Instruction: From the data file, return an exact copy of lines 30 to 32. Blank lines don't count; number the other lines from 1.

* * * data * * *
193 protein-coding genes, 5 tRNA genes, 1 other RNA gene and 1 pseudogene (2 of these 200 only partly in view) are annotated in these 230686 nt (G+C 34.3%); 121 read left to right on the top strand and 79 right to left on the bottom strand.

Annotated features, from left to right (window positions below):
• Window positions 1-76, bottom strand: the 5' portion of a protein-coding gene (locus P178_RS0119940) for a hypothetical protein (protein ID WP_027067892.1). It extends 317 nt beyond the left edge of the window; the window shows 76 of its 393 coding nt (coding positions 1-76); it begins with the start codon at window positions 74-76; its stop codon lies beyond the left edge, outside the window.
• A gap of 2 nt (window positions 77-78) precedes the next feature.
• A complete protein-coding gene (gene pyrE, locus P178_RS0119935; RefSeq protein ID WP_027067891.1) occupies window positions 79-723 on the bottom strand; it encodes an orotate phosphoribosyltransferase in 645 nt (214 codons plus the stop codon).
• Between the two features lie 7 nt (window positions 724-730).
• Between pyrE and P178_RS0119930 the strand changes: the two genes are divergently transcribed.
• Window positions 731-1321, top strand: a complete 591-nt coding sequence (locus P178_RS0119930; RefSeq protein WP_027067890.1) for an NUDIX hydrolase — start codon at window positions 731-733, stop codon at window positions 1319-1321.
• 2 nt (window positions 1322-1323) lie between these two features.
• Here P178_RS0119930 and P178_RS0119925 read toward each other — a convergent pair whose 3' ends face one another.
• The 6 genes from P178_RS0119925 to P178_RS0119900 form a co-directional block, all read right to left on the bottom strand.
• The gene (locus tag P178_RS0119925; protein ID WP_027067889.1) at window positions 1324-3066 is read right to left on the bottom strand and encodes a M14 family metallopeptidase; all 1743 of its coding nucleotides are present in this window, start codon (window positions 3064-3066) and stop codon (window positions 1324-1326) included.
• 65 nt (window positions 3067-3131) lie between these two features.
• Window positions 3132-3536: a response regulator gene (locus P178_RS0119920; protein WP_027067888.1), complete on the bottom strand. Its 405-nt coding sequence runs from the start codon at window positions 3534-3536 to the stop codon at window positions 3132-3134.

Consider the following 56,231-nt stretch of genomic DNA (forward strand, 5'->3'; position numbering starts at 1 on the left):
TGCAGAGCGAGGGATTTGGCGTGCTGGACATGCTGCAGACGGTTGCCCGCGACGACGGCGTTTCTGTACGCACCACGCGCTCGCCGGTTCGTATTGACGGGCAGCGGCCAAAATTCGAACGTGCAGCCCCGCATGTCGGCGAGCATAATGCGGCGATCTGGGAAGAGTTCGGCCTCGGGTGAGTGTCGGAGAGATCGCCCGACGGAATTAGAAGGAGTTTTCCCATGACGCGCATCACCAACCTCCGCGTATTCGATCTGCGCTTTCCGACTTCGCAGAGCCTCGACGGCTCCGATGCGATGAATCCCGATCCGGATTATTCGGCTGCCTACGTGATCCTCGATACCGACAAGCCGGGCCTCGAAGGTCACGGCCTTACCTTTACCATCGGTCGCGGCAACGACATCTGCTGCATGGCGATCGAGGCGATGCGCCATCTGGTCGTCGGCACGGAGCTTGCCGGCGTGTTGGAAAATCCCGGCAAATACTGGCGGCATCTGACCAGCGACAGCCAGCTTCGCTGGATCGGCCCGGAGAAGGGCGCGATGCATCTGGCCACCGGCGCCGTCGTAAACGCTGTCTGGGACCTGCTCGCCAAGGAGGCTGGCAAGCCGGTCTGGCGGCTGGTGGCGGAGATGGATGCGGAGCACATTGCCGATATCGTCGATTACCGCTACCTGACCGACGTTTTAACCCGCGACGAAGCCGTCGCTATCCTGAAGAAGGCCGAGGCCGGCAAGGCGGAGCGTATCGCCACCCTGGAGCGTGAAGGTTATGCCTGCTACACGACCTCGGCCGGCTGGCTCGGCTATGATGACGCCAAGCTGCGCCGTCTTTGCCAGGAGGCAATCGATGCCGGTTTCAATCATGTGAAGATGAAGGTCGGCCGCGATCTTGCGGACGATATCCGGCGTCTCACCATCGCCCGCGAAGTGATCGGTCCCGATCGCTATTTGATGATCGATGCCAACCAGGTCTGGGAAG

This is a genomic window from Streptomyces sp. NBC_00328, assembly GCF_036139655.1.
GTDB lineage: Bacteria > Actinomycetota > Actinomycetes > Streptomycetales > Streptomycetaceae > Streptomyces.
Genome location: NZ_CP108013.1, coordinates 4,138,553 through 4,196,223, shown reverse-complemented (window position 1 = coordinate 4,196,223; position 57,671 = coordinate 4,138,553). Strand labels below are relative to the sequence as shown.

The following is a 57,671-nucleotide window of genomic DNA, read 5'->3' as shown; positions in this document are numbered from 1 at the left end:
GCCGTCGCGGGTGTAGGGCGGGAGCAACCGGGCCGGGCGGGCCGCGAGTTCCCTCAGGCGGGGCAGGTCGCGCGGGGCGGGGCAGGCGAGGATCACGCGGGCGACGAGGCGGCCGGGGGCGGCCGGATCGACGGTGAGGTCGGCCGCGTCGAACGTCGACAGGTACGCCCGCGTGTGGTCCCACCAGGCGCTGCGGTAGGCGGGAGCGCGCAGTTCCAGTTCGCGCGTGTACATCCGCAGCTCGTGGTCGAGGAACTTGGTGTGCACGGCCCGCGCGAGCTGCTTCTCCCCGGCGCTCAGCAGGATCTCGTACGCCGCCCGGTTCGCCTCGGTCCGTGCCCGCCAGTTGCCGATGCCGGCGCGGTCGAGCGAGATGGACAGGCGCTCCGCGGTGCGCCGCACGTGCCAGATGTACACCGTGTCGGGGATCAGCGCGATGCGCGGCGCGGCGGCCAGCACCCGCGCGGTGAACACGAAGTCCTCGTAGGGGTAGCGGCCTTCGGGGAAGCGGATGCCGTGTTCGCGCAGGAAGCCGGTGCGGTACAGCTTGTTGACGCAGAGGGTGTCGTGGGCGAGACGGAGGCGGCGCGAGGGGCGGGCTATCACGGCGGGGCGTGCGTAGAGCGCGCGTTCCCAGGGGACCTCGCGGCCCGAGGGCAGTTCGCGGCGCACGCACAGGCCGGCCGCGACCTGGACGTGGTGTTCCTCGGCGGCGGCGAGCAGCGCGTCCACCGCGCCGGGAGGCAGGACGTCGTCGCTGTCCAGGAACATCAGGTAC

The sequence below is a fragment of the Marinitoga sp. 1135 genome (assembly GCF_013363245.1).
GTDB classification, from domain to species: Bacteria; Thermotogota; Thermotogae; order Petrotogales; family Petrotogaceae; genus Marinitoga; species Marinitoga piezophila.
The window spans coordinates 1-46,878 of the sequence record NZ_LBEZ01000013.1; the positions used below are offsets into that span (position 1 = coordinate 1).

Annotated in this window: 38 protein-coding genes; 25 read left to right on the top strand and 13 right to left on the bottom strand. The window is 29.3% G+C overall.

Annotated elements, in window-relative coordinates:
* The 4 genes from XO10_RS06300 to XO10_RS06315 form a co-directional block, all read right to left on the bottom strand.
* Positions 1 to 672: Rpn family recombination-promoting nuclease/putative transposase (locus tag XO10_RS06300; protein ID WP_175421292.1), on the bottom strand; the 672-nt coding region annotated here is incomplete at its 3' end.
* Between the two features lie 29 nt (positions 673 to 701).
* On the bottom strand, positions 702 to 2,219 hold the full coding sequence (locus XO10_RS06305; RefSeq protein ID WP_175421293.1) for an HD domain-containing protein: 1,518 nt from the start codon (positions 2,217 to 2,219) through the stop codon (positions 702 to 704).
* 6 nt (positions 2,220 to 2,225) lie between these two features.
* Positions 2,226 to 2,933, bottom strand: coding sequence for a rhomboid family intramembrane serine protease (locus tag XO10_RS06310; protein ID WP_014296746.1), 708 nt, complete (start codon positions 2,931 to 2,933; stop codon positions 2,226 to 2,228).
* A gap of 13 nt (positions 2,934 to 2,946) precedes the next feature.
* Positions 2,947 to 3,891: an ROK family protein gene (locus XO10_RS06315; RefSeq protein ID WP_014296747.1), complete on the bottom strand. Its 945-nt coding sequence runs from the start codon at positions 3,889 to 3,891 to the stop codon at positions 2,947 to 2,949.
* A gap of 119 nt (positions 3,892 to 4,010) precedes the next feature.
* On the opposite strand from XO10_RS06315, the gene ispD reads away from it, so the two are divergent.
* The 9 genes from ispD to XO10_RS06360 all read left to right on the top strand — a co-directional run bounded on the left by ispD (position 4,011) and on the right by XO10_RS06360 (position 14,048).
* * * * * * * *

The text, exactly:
* On the bottom strand, positions 702 to 2,219 hold the full coding sequence (locus XO10_RS06305; RefSeq protein ID WP_175421293.1) for an HD domain-containing protein: 1,518 nt from the start codon (positions 2,217 to 2,219) through the stop codon (positions 702 to 704).
* 6 nt (positions 2,220 to 2,225) lie between these two features.
* Positions 2,226 to 2,933, bottom strand: coding sequence for a rhomboid family intramembrane serine protease (locus tag XO10_RS06310; protein ID WP_014296746.1), 708 nt, complete (start codon positions 2,931 to 2,933; stop codon positions 2,226 to 2,228).